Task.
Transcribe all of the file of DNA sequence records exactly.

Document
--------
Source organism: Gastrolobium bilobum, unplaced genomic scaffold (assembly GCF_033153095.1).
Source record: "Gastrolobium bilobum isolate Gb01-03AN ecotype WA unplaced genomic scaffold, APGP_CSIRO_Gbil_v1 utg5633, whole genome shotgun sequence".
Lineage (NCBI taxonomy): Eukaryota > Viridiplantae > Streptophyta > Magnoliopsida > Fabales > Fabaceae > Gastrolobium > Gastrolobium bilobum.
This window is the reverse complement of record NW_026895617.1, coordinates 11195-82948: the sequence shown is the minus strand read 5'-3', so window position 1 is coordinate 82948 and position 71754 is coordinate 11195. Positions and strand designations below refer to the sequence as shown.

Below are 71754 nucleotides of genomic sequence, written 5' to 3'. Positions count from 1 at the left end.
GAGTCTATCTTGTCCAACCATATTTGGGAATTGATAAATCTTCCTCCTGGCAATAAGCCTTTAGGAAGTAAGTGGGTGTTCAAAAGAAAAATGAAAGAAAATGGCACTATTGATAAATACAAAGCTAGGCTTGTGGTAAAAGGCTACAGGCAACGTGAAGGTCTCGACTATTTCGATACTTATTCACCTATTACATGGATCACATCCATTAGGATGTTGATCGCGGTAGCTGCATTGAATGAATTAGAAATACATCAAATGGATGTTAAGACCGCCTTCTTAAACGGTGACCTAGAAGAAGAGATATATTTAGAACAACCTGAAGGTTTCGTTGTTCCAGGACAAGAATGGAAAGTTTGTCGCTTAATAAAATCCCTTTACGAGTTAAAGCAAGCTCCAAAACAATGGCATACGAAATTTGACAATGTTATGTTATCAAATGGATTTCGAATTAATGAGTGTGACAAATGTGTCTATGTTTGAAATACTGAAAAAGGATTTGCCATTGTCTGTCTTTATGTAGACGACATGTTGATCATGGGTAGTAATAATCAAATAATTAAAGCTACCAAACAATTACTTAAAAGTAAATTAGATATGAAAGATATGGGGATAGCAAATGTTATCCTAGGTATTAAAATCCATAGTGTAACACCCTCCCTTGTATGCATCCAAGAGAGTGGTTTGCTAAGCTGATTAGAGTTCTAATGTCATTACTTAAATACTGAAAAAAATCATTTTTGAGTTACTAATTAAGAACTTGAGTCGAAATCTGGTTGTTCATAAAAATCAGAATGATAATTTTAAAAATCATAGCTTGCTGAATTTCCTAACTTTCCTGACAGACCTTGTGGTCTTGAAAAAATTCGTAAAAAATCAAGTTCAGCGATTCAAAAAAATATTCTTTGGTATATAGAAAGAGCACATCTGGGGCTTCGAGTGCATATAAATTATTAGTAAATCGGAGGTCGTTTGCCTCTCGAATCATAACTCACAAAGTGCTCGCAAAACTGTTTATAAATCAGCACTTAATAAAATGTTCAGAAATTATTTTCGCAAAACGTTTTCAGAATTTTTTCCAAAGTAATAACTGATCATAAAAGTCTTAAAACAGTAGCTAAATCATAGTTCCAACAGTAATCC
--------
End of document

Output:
Source organism: Gastrolobium bilobum, unplaced genomic scaffold (assembly GCF_033153095.1).
Source record: "Gastrolobium bilobum isolate Gb01-03AN ecotype WA unplaced genomic scaffold, APGP_CSIRO_Gbil_v1 utg5633, whole genome shotgun sequence".
Lineage (NCBI taxonomy): Eukaryota > Viridiplantae > Streptophyta > Magnoliopsida > Fabales > Fabaceae > Gastrolobium > Gastrolobium bilobum.
This window is the reverse complement of record NW_026895617.1, coordinates 11195-82948: the sequence shown is the minus strand read 5'-3', so window position 1 is coordinate 82948 and position 71754 is coordinate 11195. Positions and strand designations below refer to the sequence as shown.

Below are 71754 nucleotides of genomic sequence, written 5' to 3'. Positions count from 1 at the left end.
GAGTCTATCTTGTCCAACCATATTTGGGAATTGATAAATCTTCCTCCTGGCAATAAGCCTTTAGGAAGTAAGTGGGTGTTCAAAAGAAAAATGAAAGAAAATGGCACTATTGATAAATACAAAGCTAGGCTTGTGGTAAAAGGCTACAGGCAACGTGAAGGTCTCGACTATTTCGATACTTATTCACCTATTACATGGATCACATCCATTAGGATGTTGATCGCGGTAGCTGCATTGAATGAATTAGAAATACATCAAATGGATGTTAAGACCGCCTTCTTAAACGGTGACCTAGAAGAAGAGATATATTTAGAACAACCTGAAGGTTTCGTTGTTCCAGGACAAGAATGGAAAGTTTGTCGCTTAATAAAATCCCTTTACGAGTTAAAGCAAGCTCCAAAACAATGGCATACGAAATTTGACAATGTTATGTTATCAAATGGATTTCGAATTAATGAGTGTGACAAATGTGTCTATGTTTGAAATACTGAAAAAGGATTTGCCATTGTCTGTCTTTATGTAGACGACATGTTGATCATGGGTAGTAATAATCAAATAATTAAAGCTACCAAACAATTACTTAAAAGTAAATTAGATATGAAAGATATGGGGATAGCAAATGTTATCCTAGGTATTAAAATCCATAGTGTAACACCCTCCCTTGTATGCATCCAAGAGAGTGGTTTGCTAAGCTGATTAGAGTTCTAATGTCATTACTTAAATACTGAAAAAAATCATTTTTGAGTTACTAATTAAGAACTTGAGTCGAAATCTGGTTGTTCATAAAAATCAGAATGATAATTTTAAAAATCATAGCTTGCTGAATTTCCTAACTTTCCTGACAGACCTTGTGGTCTTGAAAAAATTCGTAAAAAATCAAGTTCAGCGATTCAAAAAAATATTCTTTGGTATATAGAAAGAGCACATCTGGGGCTTCGAGTGCATATAAATTATTAGTAAATCGGAGGTCGTTTGCCTCTCGAATCATAACTCACAAAGTGCTCGCAAAACTGTTTATAAATCAGCACTTAATAAAATGTTCAGAAATTATTTTCGCAAAACGTTTTCAGAATTTTTTCCAAAGTAATAACTGATCATAAAAGTCTTAAAACAGTAGCTAAATCATAGTTCCAACAGTAATCC